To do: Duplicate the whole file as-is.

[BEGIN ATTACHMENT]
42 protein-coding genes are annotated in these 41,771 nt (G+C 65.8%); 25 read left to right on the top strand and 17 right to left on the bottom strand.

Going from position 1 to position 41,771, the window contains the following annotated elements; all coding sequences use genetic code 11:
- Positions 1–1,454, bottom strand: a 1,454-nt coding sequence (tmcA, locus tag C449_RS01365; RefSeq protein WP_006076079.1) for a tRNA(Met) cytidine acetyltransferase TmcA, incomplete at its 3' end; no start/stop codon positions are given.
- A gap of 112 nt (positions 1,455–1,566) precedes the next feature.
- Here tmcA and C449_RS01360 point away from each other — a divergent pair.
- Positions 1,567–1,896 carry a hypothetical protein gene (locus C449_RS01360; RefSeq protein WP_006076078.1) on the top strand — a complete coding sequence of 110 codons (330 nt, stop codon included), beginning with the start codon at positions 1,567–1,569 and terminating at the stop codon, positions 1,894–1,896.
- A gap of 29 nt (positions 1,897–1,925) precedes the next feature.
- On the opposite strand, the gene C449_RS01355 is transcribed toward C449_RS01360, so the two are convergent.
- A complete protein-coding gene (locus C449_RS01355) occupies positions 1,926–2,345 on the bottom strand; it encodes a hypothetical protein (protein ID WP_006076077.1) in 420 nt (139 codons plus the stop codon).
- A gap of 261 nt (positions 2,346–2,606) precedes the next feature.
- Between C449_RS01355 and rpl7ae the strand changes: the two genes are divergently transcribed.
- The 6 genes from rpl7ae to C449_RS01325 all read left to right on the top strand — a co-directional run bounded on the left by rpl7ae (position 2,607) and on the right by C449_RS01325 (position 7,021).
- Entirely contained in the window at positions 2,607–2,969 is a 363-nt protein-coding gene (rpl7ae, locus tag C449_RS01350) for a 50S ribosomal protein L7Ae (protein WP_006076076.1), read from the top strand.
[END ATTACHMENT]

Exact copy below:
42 protein-coding genes are annotated in these 41,771 nt (G+C 65.8%); 25 read left to right on the top strand and 17 right to left on the bottom strand.

Going from position 1 to position 41,771, the window contains the following annotated elements; all coding sequences use genetic code 11:
- Positions 1–1,454, bottom strand: a 1,454-nt coding sequence (tmcA, locus tag C449_RS01365; RefSeq protein WP_006076079.1) for a tRNA(Met) cytidine acetyltransferase TmcA, incomplete at its 3' end; no start/stop codon positions are given.
- A gap of 112 nt (positions 1,455–1,566) precedes the next feature.
- Here tmcA and C449_RS01360 point away from each other — a divergent pair.
- Positions 1,567–1,896 carry a hypothetical protein gene (locus C449_RS01360; RefSeq protein WP_006076078.1) on the top strand — a complete coding sequence of 110 codons (330 nt, stop codon included), beginning with the start codon at positions 1,567–1,569 and terminating at the stop codon, positions 1,894–1,896.
- A gap of 29 nt (positions 1,897–1,925) precedes the next feature.
- On the opposite strand, the gene C449_RS01355 is transcribed toward C449_RS01360, so the two are convergent.
- A complete protein-coding gene (locus C449_RS01355) occupies positions 1,926–2,345 on the bottom strand; it encodes a hypothetical protein (protein ID WP_006076077.1) in 420 nt (139 codons plus the stop codon).
- A gap of 261 nt (positions 2,346–2,606) precedes the next feature.
- Between C449_RS01355 and rpl7ae the strand changes: the two genes are divergently transcribed.
- The 6 genes from rpl7ae to C449_RS01325 all read left to right on the top strand — a co-directional run bounded on the left by rpl7ae (position 2,607) and on the right by C449_RS01325 (position 7,021).
- Entirely contained in the window at positions 2,607–2,969 is a 363-nt protein-coding gene (rpl7ae, locus tag C449_RS01350) for a 50S ribosomal protein L7Ae (protein WP_006076076.1), read from the top strand.